The chief executive of Ross Smith Energy Group is a dapper gentleman who seems to relish the comforts of life.
The stylish Allan Ross entertains a visitor to his company’s downtown Calgary office in a spacious, posh lounge, featuring leather sofas and a giant-screen entertainment system.
But don’t be fooled by the CEO’s cufflinks and fancy digs.
Closer inspection reveals dirt under the fingernails of the CEO, a former partner with Peters & Co. oil and gas brokerage firm who founded the independent oil and gas research firm five years ago with another Peters & Co. partner, Michael Smith.
At a time when investors are particularly jittery over traditional investment research provided by brokerages, Ross Smith Energy Group has taken the oilpatch by storm by digging deep and sleuthing for intelligence that is often overlooked in the oilpatch, and providing in-depth independent research to institutional investors.
|Dave Olecko, Business Edge|
|Ross Smith Energy Group CEO Allan Ross likes to sleuth out industry.|
The company has cultivated quite a reputation for digging up dirt in the oilpatch, boasting scoops on a number of oilpatch stories.
And Ross leaves the impression he’s loving every minute of it.
1. What was your boyhood dream?
“To be a member of a nice golf course. I got very lucky and joined the Glencoe Club course in its first year. As a kid growing up in a small town, we had a nine-hole course and I did laps on the course.”
2. What initially sparked your interest in finance?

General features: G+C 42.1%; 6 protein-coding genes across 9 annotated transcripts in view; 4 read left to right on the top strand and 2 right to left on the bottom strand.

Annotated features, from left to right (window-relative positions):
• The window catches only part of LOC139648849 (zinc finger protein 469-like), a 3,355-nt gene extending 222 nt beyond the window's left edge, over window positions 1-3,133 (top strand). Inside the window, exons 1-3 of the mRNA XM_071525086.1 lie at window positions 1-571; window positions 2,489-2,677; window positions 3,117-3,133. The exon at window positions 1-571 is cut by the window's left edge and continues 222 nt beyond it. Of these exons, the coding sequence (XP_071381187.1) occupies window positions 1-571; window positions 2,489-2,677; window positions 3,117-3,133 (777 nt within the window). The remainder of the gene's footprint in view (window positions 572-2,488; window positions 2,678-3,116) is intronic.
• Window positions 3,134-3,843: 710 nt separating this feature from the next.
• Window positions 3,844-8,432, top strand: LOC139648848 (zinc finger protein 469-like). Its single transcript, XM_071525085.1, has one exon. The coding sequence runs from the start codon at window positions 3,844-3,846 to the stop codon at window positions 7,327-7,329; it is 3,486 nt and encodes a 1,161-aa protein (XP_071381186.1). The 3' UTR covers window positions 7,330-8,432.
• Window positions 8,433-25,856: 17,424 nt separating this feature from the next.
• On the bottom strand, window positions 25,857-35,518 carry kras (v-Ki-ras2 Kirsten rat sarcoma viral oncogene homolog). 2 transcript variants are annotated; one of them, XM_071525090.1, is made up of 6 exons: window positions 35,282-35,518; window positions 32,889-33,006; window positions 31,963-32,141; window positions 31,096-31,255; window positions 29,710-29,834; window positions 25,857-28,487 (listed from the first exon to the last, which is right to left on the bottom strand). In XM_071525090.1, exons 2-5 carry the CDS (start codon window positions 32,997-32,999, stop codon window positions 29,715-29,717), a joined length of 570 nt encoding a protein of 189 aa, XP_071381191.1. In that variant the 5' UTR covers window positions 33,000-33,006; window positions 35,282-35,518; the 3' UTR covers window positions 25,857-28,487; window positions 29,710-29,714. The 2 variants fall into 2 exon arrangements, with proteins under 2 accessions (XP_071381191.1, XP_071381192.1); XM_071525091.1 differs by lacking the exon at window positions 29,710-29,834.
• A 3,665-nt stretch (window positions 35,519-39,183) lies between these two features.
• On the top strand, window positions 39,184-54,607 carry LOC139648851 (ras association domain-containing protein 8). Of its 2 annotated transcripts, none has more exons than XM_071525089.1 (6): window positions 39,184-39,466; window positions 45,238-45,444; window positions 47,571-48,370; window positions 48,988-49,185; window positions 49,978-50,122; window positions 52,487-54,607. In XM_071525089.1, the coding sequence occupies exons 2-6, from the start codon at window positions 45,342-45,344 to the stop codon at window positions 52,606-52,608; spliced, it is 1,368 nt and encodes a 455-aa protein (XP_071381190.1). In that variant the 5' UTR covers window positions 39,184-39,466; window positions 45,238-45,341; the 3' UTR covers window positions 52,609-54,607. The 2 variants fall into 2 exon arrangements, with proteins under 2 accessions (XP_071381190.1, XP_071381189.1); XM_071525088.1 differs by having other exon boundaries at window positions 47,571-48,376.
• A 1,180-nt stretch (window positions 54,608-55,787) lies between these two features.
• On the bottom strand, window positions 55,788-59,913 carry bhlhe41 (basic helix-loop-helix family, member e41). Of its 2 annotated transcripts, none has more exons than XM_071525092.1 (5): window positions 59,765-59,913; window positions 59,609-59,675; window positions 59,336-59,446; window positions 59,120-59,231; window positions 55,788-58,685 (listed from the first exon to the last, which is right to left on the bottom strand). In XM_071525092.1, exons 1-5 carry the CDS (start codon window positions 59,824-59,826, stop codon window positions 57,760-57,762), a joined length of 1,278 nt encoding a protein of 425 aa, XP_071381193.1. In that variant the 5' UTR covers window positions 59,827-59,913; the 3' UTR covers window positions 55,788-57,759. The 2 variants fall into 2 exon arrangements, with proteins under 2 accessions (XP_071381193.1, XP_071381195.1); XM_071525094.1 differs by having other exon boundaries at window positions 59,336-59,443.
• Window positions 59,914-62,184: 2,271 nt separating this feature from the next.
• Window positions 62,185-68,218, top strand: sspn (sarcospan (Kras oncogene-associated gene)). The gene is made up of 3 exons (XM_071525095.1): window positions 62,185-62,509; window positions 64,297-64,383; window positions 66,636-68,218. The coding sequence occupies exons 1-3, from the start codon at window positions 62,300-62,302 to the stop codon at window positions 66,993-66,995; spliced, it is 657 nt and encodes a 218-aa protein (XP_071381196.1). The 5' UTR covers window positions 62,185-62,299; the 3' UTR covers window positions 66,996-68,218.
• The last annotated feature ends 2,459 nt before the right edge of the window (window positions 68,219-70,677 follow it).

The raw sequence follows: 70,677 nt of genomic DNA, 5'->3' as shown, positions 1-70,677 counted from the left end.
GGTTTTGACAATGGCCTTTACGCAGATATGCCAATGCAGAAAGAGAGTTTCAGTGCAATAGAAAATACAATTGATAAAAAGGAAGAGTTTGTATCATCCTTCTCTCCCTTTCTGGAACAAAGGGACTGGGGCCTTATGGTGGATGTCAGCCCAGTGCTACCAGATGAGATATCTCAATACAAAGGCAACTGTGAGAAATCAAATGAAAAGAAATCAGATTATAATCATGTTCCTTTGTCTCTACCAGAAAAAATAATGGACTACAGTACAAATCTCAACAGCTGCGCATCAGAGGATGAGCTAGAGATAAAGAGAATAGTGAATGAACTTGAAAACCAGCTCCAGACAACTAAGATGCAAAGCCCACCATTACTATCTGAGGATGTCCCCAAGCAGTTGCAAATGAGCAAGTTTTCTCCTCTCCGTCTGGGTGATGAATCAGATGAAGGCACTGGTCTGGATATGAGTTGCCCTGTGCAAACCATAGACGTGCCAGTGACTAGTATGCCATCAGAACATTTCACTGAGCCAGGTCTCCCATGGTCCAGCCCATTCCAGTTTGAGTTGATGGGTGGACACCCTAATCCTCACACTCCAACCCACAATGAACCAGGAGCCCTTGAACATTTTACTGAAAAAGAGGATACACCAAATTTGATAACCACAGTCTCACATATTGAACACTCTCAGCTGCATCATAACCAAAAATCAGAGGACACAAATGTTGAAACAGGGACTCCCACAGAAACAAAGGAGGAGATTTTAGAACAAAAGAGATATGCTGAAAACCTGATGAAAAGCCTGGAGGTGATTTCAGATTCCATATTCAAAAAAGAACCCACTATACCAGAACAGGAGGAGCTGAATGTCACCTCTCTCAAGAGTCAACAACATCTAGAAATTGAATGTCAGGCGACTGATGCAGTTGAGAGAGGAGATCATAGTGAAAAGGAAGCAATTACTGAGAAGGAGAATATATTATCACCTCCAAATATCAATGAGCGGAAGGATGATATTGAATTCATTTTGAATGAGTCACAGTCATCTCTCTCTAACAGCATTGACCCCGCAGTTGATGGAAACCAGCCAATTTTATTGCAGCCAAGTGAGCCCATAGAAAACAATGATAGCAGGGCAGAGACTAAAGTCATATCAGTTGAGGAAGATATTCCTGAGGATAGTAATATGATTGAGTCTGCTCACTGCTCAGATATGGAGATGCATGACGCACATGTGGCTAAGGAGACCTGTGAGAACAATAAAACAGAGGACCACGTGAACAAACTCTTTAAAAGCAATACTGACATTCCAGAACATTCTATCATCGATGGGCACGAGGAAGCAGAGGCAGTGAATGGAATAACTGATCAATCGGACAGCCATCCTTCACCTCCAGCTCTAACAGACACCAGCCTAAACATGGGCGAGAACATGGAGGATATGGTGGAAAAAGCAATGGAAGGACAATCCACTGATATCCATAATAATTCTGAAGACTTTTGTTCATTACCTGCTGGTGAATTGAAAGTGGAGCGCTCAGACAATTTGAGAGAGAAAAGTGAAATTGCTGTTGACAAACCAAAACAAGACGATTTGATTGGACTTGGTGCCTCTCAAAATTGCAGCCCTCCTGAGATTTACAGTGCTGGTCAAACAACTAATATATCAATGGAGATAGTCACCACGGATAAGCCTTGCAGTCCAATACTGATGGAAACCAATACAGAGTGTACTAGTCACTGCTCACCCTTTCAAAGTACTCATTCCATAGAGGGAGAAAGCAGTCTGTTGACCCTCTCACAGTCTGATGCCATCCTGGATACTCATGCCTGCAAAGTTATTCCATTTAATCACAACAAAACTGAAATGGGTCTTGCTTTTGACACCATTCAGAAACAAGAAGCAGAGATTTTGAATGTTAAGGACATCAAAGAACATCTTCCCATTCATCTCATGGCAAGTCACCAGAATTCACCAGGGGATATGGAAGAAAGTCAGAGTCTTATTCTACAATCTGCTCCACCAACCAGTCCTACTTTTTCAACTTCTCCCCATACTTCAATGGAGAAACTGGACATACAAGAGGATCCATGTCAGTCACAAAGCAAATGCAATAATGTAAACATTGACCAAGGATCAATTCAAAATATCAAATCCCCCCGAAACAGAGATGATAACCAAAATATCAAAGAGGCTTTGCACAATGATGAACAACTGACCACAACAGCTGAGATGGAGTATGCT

“I wasn’t interested in finance going through most of my schooling. I always thought that being a mid-level general manager of a big company like General Electric would be a good path for me. After graduating (with an MBA from the University of Western Ontario), I started working with Northern Telecom (now Nortel Networks) and I started meeting a lot of people who were involved in the financial business. The more I spoke to them, the more intrigued I became. After moving to Calgary, I started asking people in the investment industry out to lunch. Ultimately, I saw an opportunity and accepted a job with Burns Fry in corporate finance. I saw the priority in that business being work, then family, and I switched to retail sales. I saw people there doing very well and having more fun. Then, I went to Peters & Co. (oil and gas investment firm), where I worked in retail sales and then in institutional sales.”
3. Why did you leave Peters & Co. after 12 years with that brokerage firm?
“I didn’t leave because there was any problem, but I saw that the whole brokerage model was starting to break up. My partner, Mike Smith, and I chatted about this at length and we felt that the quality of research, as it was being delivered to investors, was becoming more sanitized. Our business model (in forming Ross Smith) was to create our research organically, doing it well by well with engineers and petrophysicists, etc., and we were eventually back to a point where we were starting to add value.”
4. Do you view Peters & Co. as a competitor?
“I don’t view them as a competitor, but they view us as a competitor.”
5. What would it take for you to return to the brokerage industry?
“(Laughter) Jupiter aligning with Mars. That’s not in the cards. What we’re doing now has real traction to it and we feel there’s a tremendous opportunity in doing independent research.”
6. Has the demand for your investment research exceeded the expectations you had when you launched the business five years ago?
“The demand for our product is high. Yet, the biggest frustration we have is the fact that people in corporate environments are so discouraged from stepping out of the mould and doing something a little different. And our product did not exist when we started it. Every single person loved the research we were doing, but we really had to work hard to get people to try us. We’ve had to prove our product works, which we’ve done. We saved one client in particular almost $200 million. We have approximately 50 clients and we’re the largest independent energy firm in North America.”